Cape Elizabeth, ME (PressExposure) July 27, 2011 -- Healthcare cost in America is double the rate of the rest of the developed world. The quality of American healthcare arguably ranks 37th in the world. Access to care in America is the lowest in the developed world.
In 2011 it is estimated that America will spend 2.7 trillion dollars on healthcare about twice what the rest of the developed world spends per capita. The numbers are mind boggling. For $2.7 trillion we could finance 153 years of NASA, two and a quarter years of total American energy consumption, or 2/3 of World War Two (all in current $).
For double what the rest of the developed world pays do we get a superior system of healthcare? Not according to The World Health Organization. In their now outdated review in 2000 America ranked 37th. While this number has shock appeal, the results have come under fire even by the people who developed the survey including Editor-in-Chief Philip Musgrove.
Other statistics would indicate under performance by America's healthcare system on a results basis. Infant mortality is one measure of a country's future prospects. In 2009 The Organization for Economic Co-operation and Development (OECD) data indicated America ranked 31st with 6.3 infant deaths per 1,000 births. The average for all developed countries was 4.5. Life expectancy at birth in America was 78.2 years old in 2009 ranking 26th of 34 developed nations. Cancer mortality for 2009 (or the most recently available year) places America 18th. The reason for the statistical results rank seems the source of endless debate. To make a strong case for the expenses and subsequent results would seem to require more than statistical nuance.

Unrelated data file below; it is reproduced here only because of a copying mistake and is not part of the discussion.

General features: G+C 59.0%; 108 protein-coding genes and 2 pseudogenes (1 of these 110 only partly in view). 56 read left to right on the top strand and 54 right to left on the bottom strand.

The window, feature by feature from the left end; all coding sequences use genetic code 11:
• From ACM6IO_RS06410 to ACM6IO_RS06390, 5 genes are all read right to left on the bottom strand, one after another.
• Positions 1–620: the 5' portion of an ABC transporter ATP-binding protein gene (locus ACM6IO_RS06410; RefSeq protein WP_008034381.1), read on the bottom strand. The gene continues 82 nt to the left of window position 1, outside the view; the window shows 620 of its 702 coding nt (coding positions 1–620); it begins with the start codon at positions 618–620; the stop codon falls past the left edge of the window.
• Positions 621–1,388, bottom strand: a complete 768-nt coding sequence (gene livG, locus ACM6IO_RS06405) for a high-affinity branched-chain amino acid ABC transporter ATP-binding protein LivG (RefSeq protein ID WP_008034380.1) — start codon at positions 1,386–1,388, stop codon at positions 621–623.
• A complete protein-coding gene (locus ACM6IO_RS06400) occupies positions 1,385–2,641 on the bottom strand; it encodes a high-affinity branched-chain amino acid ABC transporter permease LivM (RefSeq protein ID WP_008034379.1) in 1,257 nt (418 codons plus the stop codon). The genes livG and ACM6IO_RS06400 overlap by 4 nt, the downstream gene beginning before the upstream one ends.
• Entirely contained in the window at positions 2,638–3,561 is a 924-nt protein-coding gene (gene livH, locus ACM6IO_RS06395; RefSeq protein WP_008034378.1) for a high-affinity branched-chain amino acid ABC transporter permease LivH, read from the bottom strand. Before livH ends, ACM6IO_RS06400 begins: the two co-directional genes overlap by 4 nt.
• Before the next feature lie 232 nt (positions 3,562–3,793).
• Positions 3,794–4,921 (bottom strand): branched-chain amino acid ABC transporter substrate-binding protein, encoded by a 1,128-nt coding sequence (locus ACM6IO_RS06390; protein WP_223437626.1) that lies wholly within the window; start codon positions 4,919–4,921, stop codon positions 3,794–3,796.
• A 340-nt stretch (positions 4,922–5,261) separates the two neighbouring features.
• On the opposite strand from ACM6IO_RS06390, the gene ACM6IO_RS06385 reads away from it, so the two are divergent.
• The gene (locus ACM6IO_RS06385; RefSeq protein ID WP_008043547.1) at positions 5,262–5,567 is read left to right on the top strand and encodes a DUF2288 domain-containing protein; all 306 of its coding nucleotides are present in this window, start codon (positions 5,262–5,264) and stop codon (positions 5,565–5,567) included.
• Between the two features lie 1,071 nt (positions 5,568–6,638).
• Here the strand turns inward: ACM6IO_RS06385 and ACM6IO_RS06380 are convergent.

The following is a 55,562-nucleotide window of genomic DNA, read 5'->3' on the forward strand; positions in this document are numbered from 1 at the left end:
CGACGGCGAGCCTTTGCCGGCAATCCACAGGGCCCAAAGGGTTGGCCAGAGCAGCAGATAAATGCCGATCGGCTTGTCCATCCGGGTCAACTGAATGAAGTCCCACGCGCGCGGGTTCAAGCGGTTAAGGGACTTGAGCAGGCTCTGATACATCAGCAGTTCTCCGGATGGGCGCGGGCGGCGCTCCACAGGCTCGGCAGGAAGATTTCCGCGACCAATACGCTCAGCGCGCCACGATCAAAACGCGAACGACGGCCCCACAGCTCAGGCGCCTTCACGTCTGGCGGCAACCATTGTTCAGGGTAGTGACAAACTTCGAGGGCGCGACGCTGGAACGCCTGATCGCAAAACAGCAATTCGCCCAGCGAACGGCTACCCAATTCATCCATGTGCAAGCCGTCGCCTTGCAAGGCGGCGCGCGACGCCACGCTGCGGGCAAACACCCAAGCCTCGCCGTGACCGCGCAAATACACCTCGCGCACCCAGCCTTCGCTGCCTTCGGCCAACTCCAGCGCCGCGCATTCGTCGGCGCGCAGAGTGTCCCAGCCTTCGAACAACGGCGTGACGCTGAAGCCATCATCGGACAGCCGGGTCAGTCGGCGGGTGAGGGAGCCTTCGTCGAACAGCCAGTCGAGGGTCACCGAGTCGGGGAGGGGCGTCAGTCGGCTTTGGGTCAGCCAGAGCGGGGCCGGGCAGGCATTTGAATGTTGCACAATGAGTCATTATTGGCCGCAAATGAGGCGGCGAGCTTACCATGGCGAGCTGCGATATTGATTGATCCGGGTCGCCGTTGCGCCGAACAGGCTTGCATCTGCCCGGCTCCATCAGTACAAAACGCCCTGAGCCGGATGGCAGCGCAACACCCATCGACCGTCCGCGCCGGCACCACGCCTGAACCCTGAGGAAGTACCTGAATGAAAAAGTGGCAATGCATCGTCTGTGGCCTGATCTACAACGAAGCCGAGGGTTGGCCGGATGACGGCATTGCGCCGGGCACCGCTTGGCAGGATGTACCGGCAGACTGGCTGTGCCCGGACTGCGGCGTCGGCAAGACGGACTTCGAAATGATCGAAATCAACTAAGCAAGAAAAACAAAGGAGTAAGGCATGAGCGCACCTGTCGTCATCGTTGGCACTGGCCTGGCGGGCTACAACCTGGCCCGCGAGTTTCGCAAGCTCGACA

In terms of access, the rest of the developed world has all inclusive systems for residents. America currently has over 50 million people without healthcare coverage. Even when The Affordable Care Act is fully implemented the Congressional Budget Office (CBO) estimates 23 million Americans will remain without healthcare coverage. No other developed country allows citizens to go through bankruptcy due to healthcare debt. A Harvard study using results from 2007 (before the recession ramped up) indicated over half of all personal bankruptcies that year were primarily related to medical costs and nearly 79% of those filing for bankruptcy had healthcare insurance.
Much work remains to bring down costs, improve quality and provide access to all US residents. A great place to start might be restructuring how services are paid for. Rather than pay on the volume of services, paying on results would have the incentive to find the optimum result without overspending and over treating. It is estimated by Peter Orszag, former White House Director of Management and Budget, that 1/3 of healthcare spending is a combination of waste and excess volume of services. At a current spending rate of $2.7 trillion a savings of 900 billion would make a world of difference.
This cannot be accomplished overnight without creating a major disruption in a very fragile economy. Over an extended period of time with the right incentives for results, major improvements can be achieved.
Examples to study and examine in crafting solutions are out there. We do not have to go abroad to find answers several reside right here in the US. The VA system, The Massachusetts plan and the incubation of the Vermont plan are places to start. Approaches that place the system closer to those involved in the design, administration, provision, receiving and paying for care would seem to hold promise and more involved commitment.